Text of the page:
Trotsky was an intelligent and charismatic leader and an uplifting speaker credited with bringing many people to the Bolshevik cause with his oratorical skill. One former friend told the Los Angeles Times, "He was overflowing with talent. I've never heard a better speaker in my entire life—beautiful words, beautiful ideas, powerful locution. A brilliant man." Describing Trotsky's ability to verbally assault his enemies, George Bernard Shaw wrote, "When he cuts off his opponent's head, he holds it up to show there are no brains in it."

Books: “Trotsky “by Dmitri Volkogonov (Free Press, 1992); “In Defense of Authority” by Leon Trotsky.

Trotsky After the Bolshevik Revolution

After the Bolshevik Revolution, Trotsky became the commissar of foreign affairs and later became commissar of war. He was put charge of training a Red Army to firm up the shaky Communist grip on power against a host of enemies.

Trotsky shaped the Red Army into a formidable and credible military force. He was also a great military strategist and a tough leader. He once warned soldiers drafted into the Red Army that if they disobeyed their officers “nothing will remain of them but a wet spot.” He credited with making the decisions that won the Russian Civil War.

Trotsky was a strong supporter of a "Dictatorship of the Proletariat," collectivization of agriculture, state atheism and worldwide revolution. When the Bolsheviks thought about selling all the crown jewels, Trotsky had them inventoried for that purpose. The Communists ended up keeping the ones with most historical value. The remainder, including many valuable ones, were sold in 1927. Trotsky said: "Let the priests of all religious confessions tell of a paradise in the world beyond—we say we will create a true paradise for men of this earth."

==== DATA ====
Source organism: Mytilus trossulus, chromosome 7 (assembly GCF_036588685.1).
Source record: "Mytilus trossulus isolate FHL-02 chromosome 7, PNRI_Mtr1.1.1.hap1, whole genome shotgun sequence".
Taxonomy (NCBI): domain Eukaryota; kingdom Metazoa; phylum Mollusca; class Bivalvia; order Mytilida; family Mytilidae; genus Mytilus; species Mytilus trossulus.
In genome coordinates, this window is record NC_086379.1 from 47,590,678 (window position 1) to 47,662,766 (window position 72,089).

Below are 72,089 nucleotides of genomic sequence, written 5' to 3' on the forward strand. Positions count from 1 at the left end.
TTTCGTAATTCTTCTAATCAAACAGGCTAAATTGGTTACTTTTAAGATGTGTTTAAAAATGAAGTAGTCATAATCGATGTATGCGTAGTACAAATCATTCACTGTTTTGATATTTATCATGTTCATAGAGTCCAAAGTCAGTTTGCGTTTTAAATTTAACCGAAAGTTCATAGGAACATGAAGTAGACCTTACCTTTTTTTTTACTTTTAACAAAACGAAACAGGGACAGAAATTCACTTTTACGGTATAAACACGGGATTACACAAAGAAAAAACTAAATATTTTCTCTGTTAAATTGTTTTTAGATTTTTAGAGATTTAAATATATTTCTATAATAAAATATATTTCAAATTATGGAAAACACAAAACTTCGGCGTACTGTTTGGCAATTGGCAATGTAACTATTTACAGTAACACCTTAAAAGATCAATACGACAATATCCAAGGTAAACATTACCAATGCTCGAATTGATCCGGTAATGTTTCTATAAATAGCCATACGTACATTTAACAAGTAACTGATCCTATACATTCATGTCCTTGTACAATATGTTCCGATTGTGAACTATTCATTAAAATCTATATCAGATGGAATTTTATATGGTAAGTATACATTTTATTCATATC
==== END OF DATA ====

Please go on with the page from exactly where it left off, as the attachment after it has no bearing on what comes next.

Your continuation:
Trotsky Outmaneuvered by Stalin

After Lenin's death in 1924, a power struggle ensued between Trotsky was Stalin for control of the party and thus the country. A dispute between Stalin and Trotsky over policy matters in 1927 led to Trotsky's expulsion from the Communist party and his exile from Russia in 1928. Stalin later regretted that he exiled his rival rather than execute him. With Trotsky out the picture Stalin became the supreme dictator of Soviet Russia.

After Lenin's death, two conflicting schools of thought about the future of the Soviet Union arose in party debates. Left-wing communists believed that world revolution was essential to the survival of socialism in the economically backward Soviet Union. Trotsky, one of the primary proponents of this position, called for Soviet support of a permanent world revolutionary movement. As for domestic policy, the left wing advocated the rapid development of the economy and the creation of a socialist society. In contrast to these militant communists, the right wing of the party, recognizing that world revolution was unlikely in the immediate future, favored the gradual development of the Soviet Union.